There are two forms of command substitution which you can use in bash. One is with dollar-parentheses and the other is using backticks. The command enclosed by $() syntax will not work with the old bourne shell. The original Bourne shell only used to support backticks. However, all shells now support backticks as well as dollar-parentheses.
Backticks, also referred to as the back quote (`) character, allows you to store the output of a command in a variable. With backticks you can run the command in the system and assign the output to continue the logic. Backticks act as a bridge between two commands, which means that the second command’s action depends upon the first one.
Many feel that the backtick operators have been deprecated. However, this is not true. The backtick operator is available in bash, and many coders use it. It can get complicated if backticks are nested where the internal commands also make use of the backticks.
Let’s look at the following example:
#!/bin/bash list=`ls` count=`ls -1 | wc -l` dateToday=`date` echo [$dateToday] has $count entries and they are: $list echo [`date`] also has `ls -1 | wc -l` entries and they are: `ls` sum=`expr 5 + 2` echo Sum is $sum
In this example, we are declaring variables and assigning the output of each of those commands to a variable. We can also use the results of the commands surrounded by backticks in other commands as shown above.
Dollar Parentheses $()
The dollar-parentheses is a popular command substitution and applies to all POSIX-conformant shells. The command in the braces of $() is executed in a subshell and the output is then placed in the original command.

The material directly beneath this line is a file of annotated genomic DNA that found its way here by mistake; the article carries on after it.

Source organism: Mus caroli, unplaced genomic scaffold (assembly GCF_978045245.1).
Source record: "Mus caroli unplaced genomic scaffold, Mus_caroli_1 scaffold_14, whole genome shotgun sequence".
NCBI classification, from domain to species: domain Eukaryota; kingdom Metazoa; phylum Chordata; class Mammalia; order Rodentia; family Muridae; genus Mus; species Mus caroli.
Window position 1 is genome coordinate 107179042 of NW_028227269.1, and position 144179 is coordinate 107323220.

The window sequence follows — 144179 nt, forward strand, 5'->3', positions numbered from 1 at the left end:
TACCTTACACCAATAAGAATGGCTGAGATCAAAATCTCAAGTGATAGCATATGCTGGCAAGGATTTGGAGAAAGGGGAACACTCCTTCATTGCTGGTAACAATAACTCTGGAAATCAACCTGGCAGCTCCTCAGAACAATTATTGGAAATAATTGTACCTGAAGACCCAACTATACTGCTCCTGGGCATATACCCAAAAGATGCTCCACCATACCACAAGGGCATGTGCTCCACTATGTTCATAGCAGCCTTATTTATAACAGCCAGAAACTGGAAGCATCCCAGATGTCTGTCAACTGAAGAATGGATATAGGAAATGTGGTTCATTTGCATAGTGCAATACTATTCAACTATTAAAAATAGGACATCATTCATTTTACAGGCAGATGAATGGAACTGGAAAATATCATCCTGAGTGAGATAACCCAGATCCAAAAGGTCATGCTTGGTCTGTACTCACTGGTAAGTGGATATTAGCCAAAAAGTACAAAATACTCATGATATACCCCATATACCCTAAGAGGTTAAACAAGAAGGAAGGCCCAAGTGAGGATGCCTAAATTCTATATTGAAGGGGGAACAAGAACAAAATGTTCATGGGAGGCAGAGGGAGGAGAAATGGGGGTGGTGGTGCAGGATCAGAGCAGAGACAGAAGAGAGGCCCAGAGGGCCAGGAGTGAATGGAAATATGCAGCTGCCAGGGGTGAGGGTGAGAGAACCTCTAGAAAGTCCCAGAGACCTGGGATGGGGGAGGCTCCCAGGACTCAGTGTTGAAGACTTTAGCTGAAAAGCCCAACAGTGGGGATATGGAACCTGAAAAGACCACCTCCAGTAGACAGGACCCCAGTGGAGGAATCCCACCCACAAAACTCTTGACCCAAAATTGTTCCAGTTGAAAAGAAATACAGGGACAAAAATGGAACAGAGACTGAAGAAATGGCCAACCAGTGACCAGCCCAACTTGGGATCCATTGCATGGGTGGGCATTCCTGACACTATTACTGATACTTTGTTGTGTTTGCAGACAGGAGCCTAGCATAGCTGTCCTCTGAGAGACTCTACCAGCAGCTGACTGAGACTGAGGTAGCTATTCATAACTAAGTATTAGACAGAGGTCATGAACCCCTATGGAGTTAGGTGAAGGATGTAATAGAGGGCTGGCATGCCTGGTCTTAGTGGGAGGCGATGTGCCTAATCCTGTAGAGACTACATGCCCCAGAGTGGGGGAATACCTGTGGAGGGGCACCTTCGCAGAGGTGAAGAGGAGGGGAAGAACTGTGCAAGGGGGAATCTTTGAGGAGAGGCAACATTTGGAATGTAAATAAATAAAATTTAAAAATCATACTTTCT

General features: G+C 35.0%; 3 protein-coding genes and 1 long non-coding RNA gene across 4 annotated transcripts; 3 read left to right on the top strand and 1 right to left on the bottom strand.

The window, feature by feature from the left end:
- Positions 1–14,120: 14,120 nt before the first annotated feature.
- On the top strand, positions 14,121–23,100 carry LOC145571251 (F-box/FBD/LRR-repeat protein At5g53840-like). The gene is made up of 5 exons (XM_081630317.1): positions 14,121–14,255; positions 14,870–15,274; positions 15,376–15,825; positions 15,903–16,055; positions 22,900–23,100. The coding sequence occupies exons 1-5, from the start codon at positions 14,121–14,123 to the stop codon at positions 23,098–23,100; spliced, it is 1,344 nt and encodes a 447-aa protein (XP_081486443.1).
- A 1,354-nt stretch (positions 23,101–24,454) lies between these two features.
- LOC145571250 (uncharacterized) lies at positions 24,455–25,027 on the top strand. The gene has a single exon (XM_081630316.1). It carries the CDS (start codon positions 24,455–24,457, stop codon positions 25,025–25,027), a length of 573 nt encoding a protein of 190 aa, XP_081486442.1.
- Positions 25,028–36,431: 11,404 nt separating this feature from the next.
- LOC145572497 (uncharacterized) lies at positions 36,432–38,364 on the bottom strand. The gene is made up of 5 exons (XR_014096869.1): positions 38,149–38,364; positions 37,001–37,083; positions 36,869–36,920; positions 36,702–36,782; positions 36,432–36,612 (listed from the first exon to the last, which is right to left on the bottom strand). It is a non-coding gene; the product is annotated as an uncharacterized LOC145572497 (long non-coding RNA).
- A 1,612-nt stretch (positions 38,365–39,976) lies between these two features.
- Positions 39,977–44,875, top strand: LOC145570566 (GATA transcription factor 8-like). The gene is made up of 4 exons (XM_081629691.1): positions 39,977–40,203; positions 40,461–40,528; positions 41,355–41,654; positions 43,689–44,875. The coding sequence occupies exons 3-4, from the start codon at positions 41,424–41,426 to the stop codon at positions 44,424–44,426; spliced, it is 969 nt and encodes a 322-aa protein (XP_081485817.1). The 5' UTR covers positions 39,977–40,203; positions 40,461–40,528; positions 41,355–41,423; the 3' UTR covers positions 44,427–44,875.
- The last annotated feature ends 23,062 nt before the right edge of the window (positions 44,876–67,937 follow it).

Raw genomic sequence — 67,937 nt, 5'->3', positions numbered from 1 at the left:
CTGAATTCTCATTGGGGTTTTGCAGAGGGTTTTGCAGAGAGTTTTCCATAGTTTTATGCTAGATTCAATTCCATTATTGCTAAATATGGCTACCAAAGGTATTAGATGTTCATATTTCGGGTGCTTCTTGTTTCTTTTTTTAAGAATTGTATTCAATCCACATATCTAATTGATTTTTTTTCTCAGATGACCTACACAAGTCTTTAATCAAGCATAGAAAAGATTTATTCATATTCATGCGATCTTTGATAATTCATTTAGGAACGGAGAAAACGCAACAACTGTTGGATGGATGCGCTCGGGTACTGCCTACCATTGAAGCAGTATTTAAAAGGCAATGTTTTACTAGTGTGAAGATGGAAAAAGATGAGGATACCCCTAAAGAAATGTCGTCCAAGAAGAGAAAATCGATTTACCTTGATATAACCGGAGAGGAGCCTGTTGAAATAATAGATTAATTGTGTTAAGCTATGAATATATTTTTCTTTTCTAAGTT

#!/bin/bash list=$(ls) count=$(ls -1 | wc -l) dateToday=(date) echo [$dateToday] has $count entries and they are: $list echo [$(date)] also has $(ls -1 | wc -l) entries and they are: $(ls) sum=$((5+2)) echo Sum is $sum echo sum+count is $(($sum+$count))
As we can see above, variables are getting assigned the values on the basis of the output of the respective commands. These variables can be processed as per our needs. The result of $() can also be directly used in other commands
Backticks vs Dollar Parentheses $()
Backticks ( ` ) have a visual disadvantage as they can be easily confused by single quotes (‘). With newer shells, both backticks and dollar-parentheses are equivalent. Within backticks the backslash quotes are evaluated before other kinds of internal quotes are applied. $() operators are much more convenient to use when you need to nest multiple commands. The piece of code inside the $ parentheses operator is considered as a bash command.
#!/bin/bash path=/world/country/asia/japan/tokyo echo "-----With dollar parentheses-----" echo $(basename $(dirname $(dirname $path))) echo "-----With backticks-----" echo `basename \`dirname \\\`dirname $path \\\`\``
As you can see, both backticks and dollar parentheses operator display the same output. However, with the amount of escaping needed with backticks, it makes the task challenging and confusing. Nesting backtick operators inside other backtick operators require escaping and work if the nested back quotes are escaped. On the contrary, the dollar parentheses operator is readable as well as understandable.
- Both backticks and dollar-parentheses operators are equivalent and referred to as command substitution operators.
- Dollar-parentheses operators are convenient to use.
- Nesting backtick operators inside other backtick operators require escaping, making it visually confusing.